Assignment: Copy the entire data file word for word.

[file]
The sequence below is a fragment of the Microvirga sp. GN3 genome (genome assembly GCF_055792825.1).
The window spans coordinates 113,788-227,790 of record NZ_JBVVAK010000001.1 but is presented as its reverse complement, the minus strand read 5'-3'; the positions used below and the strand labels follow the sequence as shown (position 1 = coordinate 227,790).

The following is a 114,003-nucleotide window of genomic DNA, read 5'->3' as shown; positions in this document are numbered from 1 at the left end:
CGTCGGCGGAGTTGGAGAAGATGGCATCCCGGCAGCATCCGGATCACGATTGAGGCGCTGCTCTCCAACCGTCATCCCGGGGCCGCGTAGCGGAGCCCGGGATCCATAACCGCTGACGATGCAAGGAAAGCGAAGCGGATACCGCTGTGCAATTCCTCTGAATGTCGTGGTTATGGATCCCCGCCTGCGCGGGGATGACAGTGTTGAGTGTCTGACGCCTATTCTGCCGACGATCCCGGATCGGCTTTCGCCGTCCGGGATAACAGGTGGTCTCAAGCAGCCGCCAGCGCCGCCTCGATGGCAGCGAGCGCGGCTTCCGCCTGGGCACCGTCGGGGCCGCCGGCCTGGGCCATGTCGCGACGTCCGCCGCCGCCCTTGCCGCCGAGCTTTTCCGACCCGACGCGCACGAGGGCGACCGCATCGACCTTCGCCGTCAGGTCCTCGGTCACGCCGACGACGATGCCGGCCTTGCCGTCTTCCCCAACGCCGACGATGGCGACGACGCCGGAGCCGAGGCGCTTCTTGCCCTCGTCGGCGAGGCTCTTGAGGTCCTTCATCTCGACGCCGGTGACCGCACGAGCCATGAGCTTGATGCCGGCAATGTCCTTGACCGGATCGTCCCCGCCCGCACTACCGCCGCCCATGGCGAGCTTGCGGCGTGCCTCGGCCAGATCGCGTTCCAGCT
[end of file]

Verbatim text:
The sequence below is a fragment of the Microvirga sp. GN3 genome (genome assembly GCF_055792825.1).
The window spans coordinates 113,788-227,790 of record NZ_JBVVAK010000001.1 but is presented as its reverse complement, the minus strand read 5'-3'; the positions used below and the strand labels follow the sequence as shown (position 1 = coordinate 227,790).

The following is a 114,003-nucleotide window of genomic DNA, read 5'->3' as shown; positions in this document are numbered from 1 at the left end:
CGTCGGCGGAGTTGGAGAAGATGGCATCCCGGCAGCATCCGGATCACGATTGAGGCGCTGCTCTCCAACCGTCATCCCGGGGCCGCGTAGCGGAGCCCGGGATCCATAACCGCTGACGATGCAAGGAAAGCGAAGCGGATACCGCTGTGCAATTCCTCTGAATGTCGTGGTTATGGATCCCCGCCTGCGCGGGGATGACAGTGTTGAGTGTCTGACGCCTATTCTGCCGACGATCCCGGATCGGCTTTCGCCGTCCGGGATAACAGGTGGTCTCAAGCAGCCGCCAGCGCCGCCTCGATGGCAGCGAGCGCGGCTTCCGCCTGGGCACCGTCGGGGCCGCCGGCCTGGGCCATGTCGCGACGTCCGCCGCCGCCCTTGCCGCCGAGCTTTTCCGACCCGACGCGCACGAGGGCGACCGCATCGACCTTCGCCGTCAGGTCCTCGGTCACGCCGACGACGATGCCGGCCTTGCCGTCTTCCCCAACGCCGACGATGGCGACGACGCCGGAGCCGAGGCGCTTCTTGCCCTCGTCGGCGAGGCTCTTGAGGTCCTTCATCTCGACGCCGGTGACCGCACGAGCCATGAGCTTGATGCCGGCAATGTCCTTGACCGGATCGTCCCCGCCCGCACTACCGCCGCCCATGGCGAGCTTGCGGCGTGCCTCGGCCAGATCGCGTTCCAGCT